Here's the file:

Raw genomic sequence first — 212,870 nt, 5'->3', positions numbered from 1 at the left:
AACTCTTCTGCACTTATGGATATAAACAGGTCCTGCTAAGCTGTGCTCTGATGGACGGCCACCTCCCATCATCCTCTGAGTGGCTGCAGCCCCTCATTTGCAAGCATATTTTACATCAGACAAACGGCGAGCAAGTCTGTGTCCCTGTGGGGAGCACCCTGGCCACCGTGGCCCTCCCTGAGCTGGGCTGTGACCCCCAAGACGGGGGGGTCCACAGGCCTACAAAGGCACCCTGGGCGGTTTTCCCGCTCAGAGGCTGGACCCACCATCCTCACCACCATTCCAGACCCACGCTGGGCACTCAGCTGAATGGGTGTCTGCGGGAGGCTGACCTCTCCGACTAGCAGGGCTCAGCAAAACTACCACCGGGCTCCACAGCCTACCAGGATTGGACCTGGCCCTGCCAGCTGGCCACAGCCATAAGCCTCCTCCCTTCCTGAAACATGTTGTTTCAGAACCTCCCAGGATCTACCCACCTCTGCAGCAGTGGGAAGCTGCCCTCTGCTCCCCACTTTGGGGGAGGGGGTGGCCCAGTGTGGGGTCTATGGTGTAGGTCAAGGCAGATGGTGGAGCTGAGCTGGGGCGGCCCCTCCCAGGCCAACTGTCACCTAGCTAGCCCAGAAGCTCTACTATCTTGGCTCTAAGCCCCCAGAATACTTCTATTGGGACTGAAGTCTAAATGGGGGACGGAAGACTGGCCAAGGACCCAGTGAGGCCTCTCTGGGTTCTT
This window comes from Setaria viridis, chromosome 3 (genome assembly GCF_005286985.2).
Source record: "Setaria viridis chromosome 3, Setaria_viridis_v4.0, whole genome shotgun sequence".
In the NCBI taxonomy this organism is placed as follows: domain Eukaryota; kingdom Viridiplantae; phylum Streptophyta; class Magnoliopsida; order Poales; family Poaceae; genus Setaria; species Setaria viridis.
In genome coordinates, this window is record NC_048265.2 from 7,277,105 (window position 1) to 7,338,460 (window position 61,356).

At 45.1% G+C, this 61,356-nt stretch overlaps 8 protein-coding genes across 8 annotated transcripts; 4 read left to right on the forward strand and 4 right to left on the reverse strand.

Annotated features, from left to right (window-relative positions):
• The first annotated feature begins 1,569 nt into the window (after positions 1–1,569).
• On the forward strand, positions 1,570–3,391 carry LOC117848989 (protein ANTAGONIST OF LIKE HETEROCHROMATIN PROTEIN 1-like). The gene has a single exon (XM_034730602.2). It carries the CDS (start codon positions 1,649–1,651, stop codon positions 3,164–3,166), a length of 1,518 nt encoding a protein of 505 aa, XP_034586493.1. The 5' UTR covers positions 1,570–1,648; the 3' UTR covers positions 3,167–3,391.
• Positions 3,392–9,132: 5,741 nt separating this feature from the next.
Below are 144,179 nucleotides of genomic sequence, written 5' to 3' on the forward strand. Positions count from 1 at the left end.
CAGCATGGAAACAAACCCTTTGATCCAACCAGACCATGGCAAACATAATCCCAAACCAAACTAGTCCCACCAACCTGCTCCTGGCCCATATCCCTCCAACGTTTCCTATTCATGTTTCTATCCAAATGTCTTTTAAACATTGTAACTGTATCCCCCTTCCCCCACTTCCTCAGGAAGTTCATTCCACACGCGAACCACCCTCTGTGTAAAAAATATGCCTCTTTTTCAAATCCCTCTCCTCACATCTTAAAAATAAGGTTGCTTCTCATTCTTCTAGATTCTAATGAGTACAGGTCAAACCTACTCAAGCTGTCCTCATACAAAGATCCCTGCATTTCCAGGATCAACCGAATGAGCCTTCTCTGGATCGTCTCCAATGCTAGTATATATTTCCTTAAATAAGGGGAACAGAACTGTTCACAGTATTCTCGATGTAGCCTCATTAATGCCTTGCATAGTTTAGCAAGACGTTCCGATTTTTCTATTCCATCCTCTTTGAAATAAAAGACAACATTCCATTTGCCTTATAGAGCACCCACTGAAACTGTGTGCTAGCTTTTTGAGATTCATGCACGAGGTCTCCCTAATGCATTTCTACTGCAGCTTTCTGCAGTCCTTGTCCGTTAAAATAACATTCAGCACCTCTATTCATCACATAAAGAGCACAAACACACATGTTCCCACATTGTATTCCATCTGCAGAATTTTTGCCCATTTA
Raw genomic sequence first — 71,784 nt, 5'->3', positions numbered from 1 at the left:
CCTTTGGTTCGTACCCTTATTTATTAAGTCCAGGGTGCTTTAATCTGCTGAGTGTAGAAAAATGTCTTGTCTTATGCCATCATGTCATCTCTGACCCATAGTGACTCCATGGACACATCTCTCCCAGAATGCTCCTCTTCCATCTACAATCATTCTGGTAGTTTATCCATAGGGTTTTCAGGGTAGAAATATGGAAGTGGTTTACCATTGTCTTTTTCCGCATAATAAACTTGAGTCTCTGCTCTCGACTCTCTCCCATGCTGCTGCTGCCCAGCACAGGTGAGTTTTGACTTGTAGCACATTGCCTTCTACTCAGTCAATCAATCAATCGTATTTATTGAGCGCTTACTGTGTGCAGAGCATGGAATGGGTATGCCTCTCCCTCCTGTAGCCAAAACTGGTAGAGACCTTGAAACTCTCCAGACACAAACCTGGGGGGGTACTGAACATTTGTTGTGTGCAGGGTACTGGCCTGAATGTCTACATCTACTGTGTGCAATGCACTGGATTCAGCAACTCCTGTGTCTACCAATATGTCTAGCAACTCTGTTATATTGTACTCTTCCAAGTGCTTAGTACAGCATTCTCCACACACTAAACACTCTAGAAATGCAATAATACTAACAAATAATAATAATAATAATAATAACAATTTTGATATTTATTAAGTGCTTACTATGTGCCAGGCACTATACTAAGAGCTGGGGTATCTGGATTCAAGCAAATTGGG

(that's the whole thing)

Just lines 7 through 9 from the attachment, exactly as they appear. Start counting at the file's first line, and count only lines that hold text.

At 45.1% G+C, this 61,356-nt stretch overlaps 8 protein-coding genes across 8 annotated transcripts; 4 read left to right on the forward strand and 4 right to left on the reverse strand.

Annotated features, from left to right (window-relative positions):
• The first annotated feature begins 1,569 nt into the window (after positions 1–1,569).